Majority of drivers have not read Highway Code updates – survey
hree-fifths of drivers have not read new Highway Code guidance aimed at providing more protection for vulnerable road users, a new survey suggests.
Some 61% of respondents to an AA poll of 13,300 motorists said they had not read updates made in January.
The Highway Code contains advice and rules for people on Britain’s roads.
We’d like more drivers to know the rules outright
Nine sections were updated in January, with 50 rules added or amended.
The new guidance means traffic should give way when pedestrians are crossing or waiting to cross at junctions.
Cyclists are advised to ride in the centre of lanes on quieter roads, in slower-moving traffic and when approaching junctions.
A hierarchy of road users was also introduced, meaning someone driving has more responsibility to watch out for people cycling, walking or riding a horse, and cyclists have more responsibility to be aware of pedestrians.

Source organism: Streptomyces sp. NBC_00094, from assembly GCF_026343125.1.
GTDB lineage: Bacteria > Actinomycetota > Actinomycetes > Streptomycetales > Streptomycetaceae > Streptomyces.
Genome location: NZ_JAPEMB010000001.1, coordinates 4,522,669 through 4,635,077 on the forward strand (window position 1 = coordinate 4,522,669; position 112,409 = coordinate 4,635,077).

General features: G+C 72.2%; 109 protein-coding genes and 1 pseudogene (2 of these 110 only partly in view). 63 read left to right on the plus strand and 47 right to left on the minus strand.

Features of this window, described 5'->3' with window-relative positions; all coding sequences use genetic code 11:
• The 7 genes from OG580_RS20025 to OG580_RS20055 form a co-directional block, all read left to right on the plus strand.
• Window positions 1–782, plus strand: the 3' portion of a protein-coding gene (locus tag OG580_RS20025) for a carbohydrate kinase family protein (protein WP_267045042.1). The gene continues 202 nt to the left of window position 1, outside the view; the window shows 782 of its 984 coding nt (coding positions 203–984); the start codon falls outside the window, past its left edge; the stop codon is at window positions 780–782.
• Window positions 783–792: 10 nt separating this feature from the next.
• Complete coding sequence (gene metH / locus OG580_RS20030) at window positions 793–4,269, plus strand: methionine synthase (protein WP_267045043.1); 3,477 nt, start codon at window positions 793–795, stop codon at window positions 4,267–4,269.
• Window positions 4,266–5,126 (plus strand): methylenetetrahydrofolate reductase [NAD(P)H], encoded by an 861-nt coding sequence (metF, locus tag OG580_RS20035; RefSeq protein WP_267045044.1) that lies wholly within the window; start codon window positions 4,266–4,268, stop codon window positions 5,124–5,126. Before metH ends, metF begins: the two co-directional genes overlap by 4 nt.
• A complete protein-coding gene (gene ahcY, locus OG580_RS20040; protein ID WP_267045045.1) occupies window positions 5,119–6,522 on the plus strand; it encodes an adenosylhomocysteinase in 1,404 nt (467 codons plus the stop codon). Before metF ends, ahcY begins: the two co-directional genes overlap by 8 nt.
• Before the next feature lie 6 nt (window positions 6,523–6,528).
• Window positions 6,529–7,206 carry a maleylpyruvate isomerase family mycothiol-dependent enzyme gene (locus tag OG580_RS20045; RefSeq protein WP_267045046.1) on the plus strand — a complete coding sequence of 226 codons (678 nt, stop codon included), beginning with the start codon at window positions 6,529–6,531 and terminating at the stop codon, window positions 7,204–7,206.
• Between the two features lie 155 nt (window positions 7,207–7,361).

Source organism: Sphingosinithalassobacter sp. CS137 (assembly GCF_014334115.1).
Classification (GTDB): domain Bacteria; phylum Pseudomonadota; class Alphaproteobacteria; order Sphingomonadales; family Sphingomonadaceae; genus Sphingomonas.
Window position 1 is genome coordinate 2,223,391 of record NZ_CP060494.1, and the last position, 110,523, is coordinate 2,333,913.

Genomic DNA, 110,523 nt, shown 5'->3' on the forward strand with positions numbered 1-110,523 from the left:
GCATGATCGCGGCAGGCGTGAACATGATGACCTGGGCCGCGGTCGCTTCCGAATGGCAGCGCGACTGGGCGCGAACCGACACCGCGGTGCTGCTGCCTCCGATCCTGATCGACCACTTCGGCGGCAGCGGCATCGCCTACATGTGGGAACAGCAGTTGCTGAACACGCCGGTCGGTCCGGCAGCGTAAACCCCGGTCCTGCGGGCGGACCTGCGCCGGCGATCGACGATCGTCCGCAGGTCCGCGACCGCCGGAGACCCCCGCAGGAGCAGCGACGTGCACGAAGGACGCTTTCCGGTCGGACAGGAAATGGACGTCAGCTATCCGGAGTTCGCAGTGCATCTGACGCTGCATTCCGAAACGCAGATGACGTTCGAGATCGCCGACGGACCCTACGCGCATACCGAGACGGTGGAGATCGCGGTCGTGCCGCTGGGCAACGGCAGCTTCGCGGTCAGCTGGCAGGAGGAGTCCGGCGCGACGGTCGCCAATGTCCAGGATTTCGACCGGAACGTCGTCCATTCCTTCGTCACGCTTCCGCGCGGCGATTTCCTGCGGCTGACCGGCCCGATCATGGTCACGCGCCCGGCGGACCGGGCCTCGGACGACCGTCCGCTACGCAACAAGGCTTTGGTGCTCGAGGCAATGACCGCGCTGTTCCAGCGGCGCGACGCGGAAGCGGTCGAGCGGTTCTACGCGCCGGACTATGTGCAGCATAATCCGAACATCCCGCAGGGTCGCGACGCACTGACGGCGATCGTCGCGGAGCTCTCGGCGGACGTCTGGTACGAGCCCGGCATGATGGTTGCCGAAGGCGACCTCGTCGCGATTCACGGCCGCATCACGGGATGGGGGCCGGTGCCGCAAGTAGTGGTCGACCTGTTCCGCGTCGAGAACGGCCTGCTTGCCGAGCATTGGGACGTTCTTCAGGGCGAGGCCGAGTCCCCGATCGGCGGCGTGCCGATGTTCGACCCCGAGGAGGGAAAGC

The changes were advisory, so non-compliance does not automatically result in a fine.
More than half (52%) of those questioned by the AA had heard about the new rules but not studied them.
One in 10 (10%) drivers aged 18-54 were completely unaware of the updates, compared with 5% of those aged 55 and above.
When asked to identify five correct statements included in the updated Highway Code from a list of 10, the majority of respondents did so correctly.
Tim Rankin, managing director of AA Accident Assist, said: “For many the updated Highway Code formalises safe and sensible roadcraft, however we are concerned that so many still haven’t read the rules.
“While we are pleased that many of the changes can be successfully recalled, we’d like more drivers to know the rules outright so they can keep themselves and others safe.
“It is in everyone’s interest to take every measure that helps avoid collisions and remove confusion from the road, so we urge those that still haven’t read the updated Code to do so as soon as possible.”
A communications drive was launched by the Department for Transport’s road safety offshoot Think! in mid-February.